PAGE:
My bone headed analysis of this one would involve all the "IF" and "IT IS POSSIBLE" statements.  Those are all vague statements.  Using those words, each statement allows for both the possibility as well as the not/possibility of being true.  In general terms it translates like this:

It may be true or false.
It may be true or false.
It may be true or false.
It may be true or false.
It may be true or false.
Therefore, it must be true.

I would never write this on an exam, but here I'll just say, "What the fuck?"  No matter how many statements you put between the first premise and the conclusion,  "If" and "It is possible" never leads to any precise claim.  All you can logically deduce is, "Yeah, well, maybe or maybe not."

I keep thinking I'm missing something, because the argument seems so childish.  It's a series of inconclusive statements followed by a whopping non-sequitur.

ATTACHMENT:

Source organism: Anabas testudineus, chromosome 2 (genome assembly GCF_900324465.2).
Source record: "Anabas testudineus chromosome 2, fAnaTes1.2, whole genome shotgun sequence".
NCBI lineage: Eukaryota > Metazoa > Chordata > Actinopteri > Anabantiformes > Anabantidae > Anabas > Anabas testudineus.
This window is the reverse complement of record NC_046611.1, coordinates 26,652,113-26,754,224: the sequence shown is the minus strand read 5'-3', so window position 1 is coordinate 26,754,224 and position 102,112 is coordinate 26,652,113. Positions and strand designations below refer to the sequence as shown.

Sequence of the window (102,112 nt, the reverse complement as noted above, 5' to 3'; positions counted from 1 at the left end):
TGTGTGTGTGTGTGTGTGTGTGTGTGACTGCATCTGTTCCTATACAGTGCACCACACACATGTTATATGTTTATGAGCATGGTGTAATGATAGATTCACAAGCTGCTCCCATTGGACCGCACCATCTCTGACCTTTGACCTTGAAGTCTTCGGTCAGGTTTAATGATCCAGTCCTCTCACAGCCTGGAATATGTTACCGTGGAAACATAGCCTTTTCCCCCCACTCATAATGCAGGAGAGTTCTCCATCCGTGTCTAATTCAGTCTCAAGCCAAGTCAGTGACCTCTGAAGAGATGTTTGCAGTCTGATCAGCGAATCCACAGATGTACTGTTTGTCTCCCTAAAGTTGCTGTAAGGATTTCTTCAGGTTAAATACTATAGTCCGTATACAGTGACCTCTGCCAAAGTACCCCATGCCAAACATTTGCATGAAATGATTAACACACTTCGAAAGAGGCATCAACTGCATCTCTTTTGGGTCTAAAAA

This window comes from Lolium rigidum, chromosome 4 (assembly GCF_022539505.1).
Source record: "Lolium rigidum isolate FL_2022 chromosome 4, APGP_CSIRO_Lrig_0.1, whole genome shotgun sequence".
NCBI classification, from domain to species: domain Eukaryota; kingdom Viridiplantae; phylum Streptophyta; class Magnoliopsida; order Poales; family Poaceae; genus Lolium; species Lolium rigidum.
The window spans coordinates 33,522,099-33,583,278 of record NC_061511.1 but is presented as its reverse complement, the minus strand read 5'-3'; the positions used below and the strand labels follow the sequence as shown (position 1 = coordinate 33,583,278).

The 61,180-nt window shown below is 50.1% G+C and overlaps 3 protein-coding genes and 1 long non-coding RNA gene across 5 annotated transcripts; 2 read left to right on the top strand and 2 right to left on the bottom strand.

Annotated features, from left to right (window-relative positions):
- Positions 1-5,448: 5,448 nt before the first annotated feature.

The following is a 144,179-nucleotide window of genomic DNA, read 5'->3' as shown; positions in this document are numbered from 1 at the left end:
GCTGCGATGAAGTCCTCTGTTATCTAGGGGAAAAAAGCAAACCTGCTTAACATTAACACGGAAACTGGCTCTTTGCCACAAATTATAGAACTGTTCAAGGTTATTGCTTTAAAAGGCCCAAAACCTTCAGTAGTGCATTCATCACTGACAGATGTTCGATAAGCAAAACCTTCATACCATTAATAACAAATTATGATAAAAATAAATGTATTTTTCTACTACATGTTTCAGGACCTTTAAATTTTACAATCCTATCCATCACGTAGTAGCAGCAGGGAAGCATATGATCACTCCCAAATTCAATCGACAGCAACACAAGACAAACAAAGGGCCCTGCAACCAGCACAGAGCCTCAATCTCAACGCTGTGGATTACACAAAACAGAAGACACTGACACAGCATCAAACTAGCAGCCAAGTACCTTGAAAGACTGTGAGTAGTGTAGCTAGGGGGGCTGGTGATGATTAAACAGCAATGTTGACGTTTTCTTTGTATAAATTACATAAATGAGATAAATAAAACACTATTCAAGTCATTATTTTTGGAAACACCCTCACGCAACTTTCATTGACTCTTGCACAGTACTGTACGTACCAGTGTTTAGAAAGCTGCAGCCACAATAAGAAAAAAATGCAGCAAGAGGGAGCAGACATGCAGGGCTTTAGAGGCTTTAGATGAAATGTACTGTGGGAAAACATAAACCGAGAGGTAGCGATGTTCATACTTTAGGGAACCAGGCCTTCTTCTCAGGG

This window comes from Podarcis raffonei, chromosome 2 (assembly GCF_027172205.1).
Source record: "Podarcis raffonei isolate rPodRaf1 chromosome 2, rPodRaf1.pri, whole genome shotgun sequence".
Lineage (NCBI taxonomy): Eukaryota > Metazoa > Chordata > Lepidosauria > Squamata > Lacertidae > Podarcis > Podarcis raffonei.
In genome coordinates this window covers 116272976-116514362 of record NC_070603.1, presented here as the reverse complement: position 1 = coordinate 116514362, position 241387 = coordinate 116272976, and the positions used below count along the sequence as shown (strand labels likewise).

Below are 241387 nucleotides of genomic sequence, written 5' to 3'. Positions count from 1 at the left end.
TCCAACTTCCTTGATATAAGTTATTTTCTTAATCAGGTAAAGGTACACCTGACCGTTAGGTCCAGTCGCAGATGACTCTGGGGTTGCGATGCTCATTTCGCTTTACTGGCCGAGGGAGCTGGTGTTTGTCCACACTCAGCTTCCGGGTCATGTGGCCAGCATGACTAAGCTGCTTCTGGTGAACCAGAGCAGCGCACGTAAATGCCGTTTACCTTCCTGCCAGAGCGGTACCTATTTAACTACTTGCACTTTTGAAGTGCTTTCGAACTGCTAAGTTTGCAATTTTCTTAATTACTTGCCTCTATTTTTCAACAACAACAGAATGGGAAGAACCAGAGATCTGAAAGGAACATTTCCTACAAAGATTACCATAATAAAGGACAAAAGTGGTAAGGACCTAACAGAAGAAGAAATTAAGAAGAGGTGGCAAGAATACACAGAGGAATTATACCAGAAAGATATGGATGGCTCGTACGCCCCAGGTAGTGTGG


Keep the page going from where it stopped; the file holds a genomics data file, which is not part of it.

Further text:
Exactly, and that's all ontological arguments for God's existence will ever get you, which is to say nowhere. And the initial premise of, say, Plantinga's Ontological argument refutes the rest of the argument for a "maximally great being", since by saying it's possible a maximally great being exists in some possible world, you simultaneously establish its existence in ALL possible worlds and NONE of them, and hence fails.
Which means that to me the offer of certainty, the offer of complete security, the offer of an impermeable faith that can\'t give way, is the offer of something not worth having.
[...]
Take the risk of thinking for yourself. Much more happiness, truth, beauty & wisdom, will come to you that way.
-Christopher Hitchens

(No subject)
« Reply #21 on: March 07, 2013, 11:38:45 AM »


I'm getting an incredible sense of deja vu.
Winner of WitchSabrinas Best Advice Award 2012


We can easily forgive a child who is afraid of the dark; the real
tragedy of life is when men are afraid of the light. -Plato